And twisted anal-ysis like the ones above do such a great job of disambiguating us from reality, were we to buy it.

The fact that a few people can decide who starves to death and who gorges to obesity, is in and of itself an obscenity. Kind of like those Reaper Drones, easy to pull the trigger in a far away location, away from the mayhem you are causing.

Perhaps taking food (the original commodity) and twisting it's supply demand into a profit motive of such proportions might be capitalism's ultimate mis-take. 

It's the one thing where both ends of the curve are completely in-elastic.

Cannot wait for a reality snap-back in these bastards faces.

ORI

http://aadivaahan.wordpress.com/2011/01/18/the-callousness-of-pornography/

Wed, 01/19/2011 - 09:48 | Link to Comment Hephasteus
Hephasteus's picture

It's weird how you can go over history and the past and see it through new eyes with changing perspectives. The titantic being the great depressions 9/11 is a perfect example.

Tue, 01/18/2011 - 23:02 | Link to Comment buzzsaw99
buzzsaw99's picture

I am happy to pay more for stuff if it benefits my alien lizard overlords.

Tue, 01/18/2011 - 23:17 | Link to Comment knukles
knukles's picture

At the margin, what is the addition to the global carbon footprint generated by all of the resources allocated to this incessant recommendations parade effectively ignored by the vast amjority of anybody who either gives a shit or counts?

Tue, 01/18/2011 - 23:35 | Link to Comment ILikeBoats
ILikeBoats's picture

I read here on ZH, for a rule-of-thumb, that a 1-cent per gallon gas price increase, over 1 year (e.g. 2010 average gas 2.99/gallon vs 2011 3.00/gallon) means $600 million in consumer spending vanishes.

What is the equivalent for food price increases?  Is there a rule of thumb that applies?

Wed, 01/19/2011 - 09:43 | Link to Comment XPolemic
XPolemic's picture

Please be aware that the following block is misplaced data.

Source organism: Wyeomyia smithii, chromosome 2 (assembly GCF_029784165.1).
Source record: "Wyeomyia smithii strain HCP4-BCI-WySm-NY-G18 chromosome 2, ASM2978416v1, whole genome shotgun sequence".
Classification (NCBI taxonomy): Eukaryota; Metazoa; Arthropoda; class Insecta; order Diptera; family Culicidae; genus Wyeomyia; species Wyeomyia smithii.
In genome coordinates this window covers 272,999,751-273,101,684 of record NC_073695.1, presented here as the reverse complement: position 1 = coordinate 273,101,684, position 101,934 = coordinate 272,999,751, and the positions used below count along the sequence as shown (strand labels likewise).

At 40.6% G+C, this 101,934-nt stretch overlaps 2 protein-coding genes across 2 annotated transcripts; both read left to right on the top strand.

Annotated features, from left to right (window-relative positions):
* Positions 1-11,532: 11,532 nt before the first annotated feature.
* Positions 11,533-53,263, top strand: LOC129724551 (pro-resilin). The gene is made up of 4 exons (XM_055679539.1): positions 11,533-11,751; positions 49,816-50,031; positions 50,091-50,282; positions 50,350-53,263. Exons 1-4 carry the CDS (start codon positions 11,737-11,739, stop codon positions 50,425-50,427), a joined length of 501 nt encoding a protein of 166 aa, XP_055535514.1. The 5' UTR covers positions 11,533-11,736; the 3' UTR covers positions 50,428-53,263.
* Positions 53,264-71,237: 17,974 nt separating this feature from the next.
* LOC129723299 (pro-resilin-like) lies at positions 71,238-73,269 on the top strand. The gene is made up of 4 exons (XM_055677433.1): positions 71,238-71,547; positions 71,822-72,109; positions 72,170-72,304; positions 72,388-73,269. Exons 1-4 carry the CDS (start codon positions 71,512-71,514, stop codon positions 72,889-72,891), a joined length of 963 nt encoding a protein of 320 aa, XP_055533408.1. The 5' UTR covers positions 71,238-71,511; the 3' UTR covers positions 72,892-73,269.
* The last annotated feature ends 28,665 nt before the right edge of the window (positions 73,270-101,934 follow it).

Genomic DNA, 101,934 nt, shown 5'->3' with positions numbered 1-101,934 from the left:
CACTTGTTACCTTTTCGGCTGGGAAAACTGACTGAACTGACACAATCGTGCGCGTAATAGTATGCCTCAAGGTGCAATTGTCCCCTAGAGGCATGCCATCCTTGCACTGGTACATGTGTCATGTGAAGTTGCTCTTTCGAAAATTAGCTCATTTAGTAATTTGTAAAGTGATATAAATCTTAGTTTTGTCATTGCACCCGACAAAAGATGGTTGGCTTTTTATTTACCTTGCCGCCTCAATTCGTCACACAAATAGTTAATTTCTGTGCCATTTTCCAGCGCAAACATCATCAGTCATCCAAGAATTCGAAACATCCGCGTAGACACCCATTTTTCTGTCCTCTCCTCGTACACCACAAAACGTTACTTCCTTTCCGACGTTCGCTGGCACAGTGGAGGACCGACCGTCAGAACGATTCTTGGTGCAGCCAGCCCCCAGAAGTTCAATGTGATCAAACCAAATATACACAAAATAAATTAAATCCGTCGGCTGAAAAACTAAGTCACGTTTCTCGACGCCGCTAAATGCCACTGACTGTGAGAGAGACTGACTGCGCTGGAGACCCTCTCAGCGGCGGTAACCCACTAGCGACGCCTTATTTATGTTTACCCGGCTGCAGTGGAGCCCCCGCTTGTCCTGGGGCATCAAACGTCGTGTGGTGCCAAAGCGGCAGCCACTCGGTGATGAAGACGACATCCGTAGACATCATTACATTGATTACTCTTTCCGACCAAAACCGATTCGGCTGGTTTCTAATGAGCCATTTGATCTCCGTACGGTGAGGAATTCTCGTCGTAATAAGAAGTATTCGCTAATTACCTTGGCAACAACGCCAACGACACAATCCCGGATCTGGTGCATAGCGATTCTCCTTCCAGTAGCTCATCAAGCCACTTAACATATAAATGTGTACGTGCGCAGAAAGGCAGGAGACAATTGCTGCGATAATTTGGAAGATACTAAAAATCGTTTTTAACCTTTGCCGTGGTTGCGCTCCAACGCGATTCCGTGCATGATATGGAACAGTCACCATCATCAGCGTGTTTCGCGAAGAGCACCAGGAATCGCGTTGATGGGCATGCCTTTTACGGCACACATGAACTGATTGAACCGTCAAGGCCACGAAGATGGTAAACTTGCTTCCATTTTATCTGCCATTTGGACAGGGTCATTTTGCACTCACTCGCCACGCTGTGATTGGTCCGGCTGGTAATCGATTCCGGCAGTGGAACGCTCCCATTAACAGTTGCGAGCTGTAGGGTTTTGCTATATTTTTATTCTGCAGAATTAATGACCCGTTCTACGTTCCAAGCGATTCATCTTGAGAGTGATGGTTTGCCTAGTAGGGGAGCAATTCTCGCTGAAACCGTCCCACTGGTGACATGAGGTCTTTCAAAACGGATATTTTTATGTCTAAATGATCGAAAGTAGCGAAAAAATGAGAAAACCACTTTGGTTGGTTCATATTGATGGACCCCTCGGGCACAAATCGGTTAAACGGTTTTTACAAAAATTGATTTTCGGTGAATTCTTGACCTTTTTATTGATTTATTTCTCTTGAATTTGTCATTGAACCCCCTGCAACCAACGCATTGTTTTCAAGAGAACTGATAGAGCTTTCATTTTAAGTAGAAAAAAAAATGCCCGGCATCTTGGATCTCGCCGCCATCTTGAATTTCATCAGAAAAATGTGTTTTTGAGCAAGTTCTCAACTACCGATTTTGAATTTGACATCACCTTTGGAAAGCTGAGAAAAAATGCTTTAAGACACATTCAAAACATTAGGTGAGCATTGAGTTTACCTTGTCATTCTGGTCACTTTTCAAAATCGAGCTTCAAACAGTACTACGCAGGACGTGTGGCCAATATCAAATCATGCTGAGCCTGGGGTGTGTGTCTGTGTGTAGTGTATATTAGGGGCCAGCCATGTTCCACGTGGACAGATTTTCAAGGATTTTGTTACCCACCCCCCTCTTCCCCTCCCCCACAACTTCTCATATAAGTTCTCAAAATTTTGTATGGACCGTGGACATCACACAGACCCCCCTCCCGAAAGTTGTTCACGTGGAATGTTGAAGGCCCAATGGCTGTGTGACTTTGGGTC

Actually, it is much worse for food. Grain production (which is used for livestock production) is a net energy consumer. That is, a ton of grain consumes more hydrocarbon calories than it produces.

So, an increase in crude would lead to an increase in food prices,which would then have a flow on effect on discretionary spending.

As a rule of thumb, the ratio crude price increase to food price increase is somewhere between 4:1 and 3:1. That is, if the price of crude doubles, food prices should increases by 25-30%. Translating that into gasoline, gasoline to crude is roughly 1.5, so a 1c increase in the price of gasoline should translate to 0.375 - 0.45 cents food price increase (lag is enormous though, 6M to 1Y).

According to this chart:

http://www.visualeconomics.com/how-the-average-us-consumer-spends-their-paycheck/

Consumers spend roughly the same amount on 'cook-at-home' food as they do on gasoline. They also spend as much on 'eat-out-food'.

Using your numbers above, that means that a 1c increase in gas equals a loss of discretionary spending of about $540mio in food.

But it doesn't end there. Plastics are made from petroleum. Synthetic fibers are made from petroleum. Dyes,soaps, industrial chemicals, and thousands of other products are made from petroleum. It is the single biggest factor in the price of consumables, and it is priced in USD ...